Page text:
|Publication number||US4395324 A|
|Application number||US 06/317,036|
|Publication date||Jul 26, 1983|
|Filing date||Nov 2, 1981|
|Priority date||Nov 2, 1981|
|Also published as||CA1191470A1, DE3276181D1, EP0078689A2, EP0078689A3, EP0078689B1|
|Publication number||06317036, 317036, US 4395324 A, US 4395324A, US-A-4395324, US4395324 A, US4395324A|
|Inventors||Francis J. Derbyshire, Philip Varghese, Darrell D. Whitehurst|
|Original Assignee||Mobil Oil Corporation|
|Export Citation||BiBTeX, EndNote, RefMan|
|Patent Citations (5), Referenced by (7), Classifications (12), Legal Events (4)|
|External Links: USPTO, USPTO Assignment, Espacenet|
This invention is concerned with an improvement in hydrogen donor diluent cracking (HDDC) which is characterized in general by cracking in the substantial absence of added cracking catalyst and under hydrogen pressure, of high boiling hydrocarbon stocks diluted by a hydrocarbon liquid which contains a significant proportion of polycyclic aromatic compounds capable of functioning as hydrogen donors. Typical hydrogen donors are tetralin from hydrogenation of naphthalene, alkyl substituted tetralins, hydrogenated anthracenes, phenanthrenes, pyrenes and the hydrogenated derivatives of other condensed ring aromatics. In such processes, the hydrogen donor functions to supply hydrogen to thermally cracked hydrocarbon fragments to thereby reduce coke formation and provide a superior cracked product.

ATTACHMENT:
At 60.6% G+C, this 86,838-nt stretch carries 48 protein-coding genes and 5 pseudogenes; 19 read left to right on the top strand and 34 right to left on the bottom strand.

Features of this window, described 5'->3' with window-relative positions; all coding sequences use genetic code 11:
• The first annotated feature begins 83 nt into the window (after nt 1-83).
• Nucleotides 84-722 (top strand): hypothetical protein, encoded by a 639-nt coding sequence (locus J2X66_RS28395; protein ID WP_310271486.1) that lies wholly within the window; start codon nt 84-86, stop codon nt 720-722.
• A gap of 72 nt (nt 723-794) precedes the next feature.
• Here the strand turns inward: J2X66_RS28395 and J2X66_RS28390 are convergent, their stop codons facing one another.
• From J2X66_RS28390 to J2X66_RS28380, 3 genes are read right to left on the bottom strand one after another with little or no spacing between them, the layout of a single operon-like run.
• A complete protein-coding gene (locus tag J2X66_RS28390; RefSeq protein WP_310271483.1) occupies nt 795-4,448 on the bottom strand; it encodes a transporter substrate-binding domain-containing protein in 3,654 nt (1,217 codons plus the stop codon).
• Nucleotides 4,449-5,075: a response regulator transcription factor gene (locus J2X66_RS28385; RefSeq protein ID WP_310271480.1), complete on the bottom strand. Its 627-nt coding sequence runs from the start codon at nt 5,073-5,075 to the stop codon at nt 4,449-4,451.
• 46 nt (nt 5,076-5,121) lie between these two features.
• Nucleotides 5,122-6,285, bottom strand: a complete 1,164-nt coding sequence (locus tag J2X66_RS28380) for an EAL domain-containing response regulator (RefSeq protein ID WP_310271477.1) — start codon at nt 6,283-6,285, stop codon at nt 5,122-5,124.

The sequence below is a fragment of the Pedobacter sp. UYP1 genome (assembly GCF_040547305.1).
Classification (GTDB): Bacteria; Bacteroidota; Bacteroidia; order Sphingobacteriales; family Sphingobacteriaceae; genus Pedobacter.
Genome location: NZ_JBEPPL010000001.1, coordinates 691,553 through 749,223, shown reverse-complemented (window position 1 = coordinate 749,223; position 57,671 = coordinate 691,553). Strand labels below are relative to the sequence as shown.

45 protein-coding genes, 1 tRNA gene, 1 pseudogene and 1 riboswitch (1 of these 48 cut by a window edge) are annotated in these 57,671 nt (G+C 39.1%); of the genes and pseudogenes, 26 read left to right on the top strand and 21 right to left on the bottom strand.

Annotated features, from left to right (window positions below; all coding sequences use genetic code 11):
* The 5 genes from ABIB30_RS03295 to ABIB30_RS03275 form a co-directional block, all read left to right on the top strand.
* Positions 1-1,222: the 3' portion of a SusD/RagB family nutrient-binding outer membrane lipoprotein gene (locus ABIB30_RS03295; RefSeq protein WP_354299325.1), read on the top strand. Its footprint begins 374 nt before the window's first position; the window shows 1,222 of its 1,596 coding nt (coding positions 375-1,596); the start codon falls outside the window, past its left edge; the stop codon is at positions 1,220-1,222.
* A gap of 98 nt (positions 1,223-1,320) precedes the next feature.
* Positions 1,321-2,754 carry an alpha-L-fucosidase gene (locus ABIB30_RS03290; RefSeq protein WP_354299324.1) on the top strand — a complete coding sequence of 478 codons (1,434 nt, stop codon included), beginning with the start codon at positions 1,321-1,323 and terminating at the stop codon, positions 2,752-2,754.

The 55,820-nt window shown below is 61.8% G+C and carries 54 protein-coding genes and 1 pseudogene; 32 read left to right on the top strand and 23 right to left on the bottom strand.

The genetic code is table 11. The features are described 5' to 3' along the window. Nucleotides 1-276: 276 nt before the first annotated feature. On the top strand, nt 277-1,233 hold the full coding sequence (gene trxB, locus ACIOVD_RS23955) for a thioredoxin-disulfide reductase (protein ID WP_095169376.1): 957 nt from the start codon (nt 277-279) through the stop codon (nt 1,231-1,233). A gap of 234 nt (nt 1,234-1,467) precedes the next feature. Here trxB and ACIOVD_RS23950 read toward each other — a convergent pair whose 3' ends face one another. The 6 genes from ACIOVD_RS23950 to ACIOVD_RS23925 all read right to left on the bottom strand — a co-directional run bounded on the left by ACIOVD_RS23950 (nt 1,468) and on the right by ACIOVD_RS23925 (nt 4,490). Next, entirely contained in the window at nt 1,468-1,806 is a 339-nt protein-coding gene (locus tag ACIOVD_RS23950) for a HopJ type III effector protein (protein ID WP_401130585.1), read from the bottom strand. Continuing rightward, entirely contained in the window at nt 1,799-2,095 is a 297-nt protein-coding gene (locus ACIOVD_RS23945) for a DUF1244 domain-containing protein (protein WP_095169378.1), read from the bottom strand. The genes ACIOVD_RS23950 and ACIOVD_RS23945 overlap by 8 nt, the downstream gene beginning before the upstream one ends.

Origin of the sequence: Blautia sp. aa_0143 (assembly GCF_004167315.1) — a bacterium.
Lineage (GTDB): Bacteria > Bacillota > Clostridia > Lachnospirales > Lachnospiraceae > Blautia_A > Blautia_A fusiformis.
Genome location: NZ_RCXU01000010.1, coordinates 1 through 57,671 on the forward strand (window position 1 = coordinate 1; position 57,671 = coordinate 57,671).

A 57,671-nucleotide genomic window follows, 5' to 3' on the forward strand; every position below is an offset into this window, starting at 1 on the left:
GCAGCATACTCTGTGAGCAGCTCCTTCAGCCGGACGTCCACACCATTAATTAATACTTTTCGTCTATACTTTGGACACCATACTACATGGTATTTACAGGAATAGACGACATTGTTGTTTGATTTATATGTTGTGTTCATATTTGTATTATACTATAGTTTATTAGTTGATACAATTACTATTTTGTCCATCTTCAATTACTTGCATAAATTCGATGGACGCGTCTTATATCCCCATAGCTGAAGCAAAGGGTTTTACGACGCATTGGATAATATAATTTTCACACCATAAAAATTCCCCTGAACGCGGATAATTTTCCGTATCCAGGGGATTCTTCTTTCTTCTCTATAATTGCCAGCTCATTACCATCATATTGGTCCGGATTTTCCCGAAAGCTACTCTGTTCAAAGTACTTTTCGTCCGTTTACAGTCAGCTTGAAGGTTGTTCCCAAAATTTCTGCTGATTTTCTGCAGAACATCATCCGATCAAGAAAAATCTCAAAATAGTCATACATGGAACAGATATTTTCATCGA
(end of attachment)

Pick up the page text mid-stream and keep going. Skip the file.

The effect of hydrogen donors in thermal cracking (non-catalytic cracking) of heavy stocks is well understood and various sources of hydrogen donors have been described. In U.S. Pat. No. 3,238,118, the hydrogen donor for thermal cracking of crude still bottoms is the fraction of hydrocracker product boiling above the naphtha range, that is, higher boiling than 430° F. That fraction will contain the polycyclic aromatics and hydrogenated polycyclics generated during hydrocracking including naphthalene, tetralin and higher together with other compounds of like boiling range and including compounds having functional groups to the extent these survive the conditions in the hydrocracker.
A later U.S. Pat. No. 4,090,947 describes hydro-treating of heavy gas oils, including heavy gas oil from a premium coker, to generate a hydrogen donor diluent stream which is then blended with fresh charge for thermal cracking. Such prior practices involve a catalytic hydrogenation of a stream which contains all the components normally present in the fraction to be hydrogenated; including nitrogen, metal and sulfur bearing compounds and compounds such as asphaltenes which have a high propensity for formation of coke. The detrimental effect of such components on hydrogenation catalysts is well known in the art of petroleum processing.
The invention provides an improved process for hydrogen donation and transfer in the upgrading of heavy stocks by utilizing the difference in facility with which polycyclics of different boiling ranges (different number of condensed rings) accept hydrogen and donate hydrogen to other compounds under thermal cracking conditions. In preferred embodiments, streams of classic hydrogen donors such as tetralin are generated by catalytic hydrogenation of a fraction rich in naphthalene. The resultant tetralin stream is used for transfer of hydrogen to heavier condensed ring aromatics such as pyrene, fluoranthene, nitrogen containing heterocyclic compounds, etc. That heavier stream of hydrogen donors is employed as the hydrogen donor in the HDDC process.
A typical system for practice of a preferred embodiment of the invention is represented diagrammatically in the single FIGURE of the annexed drawing.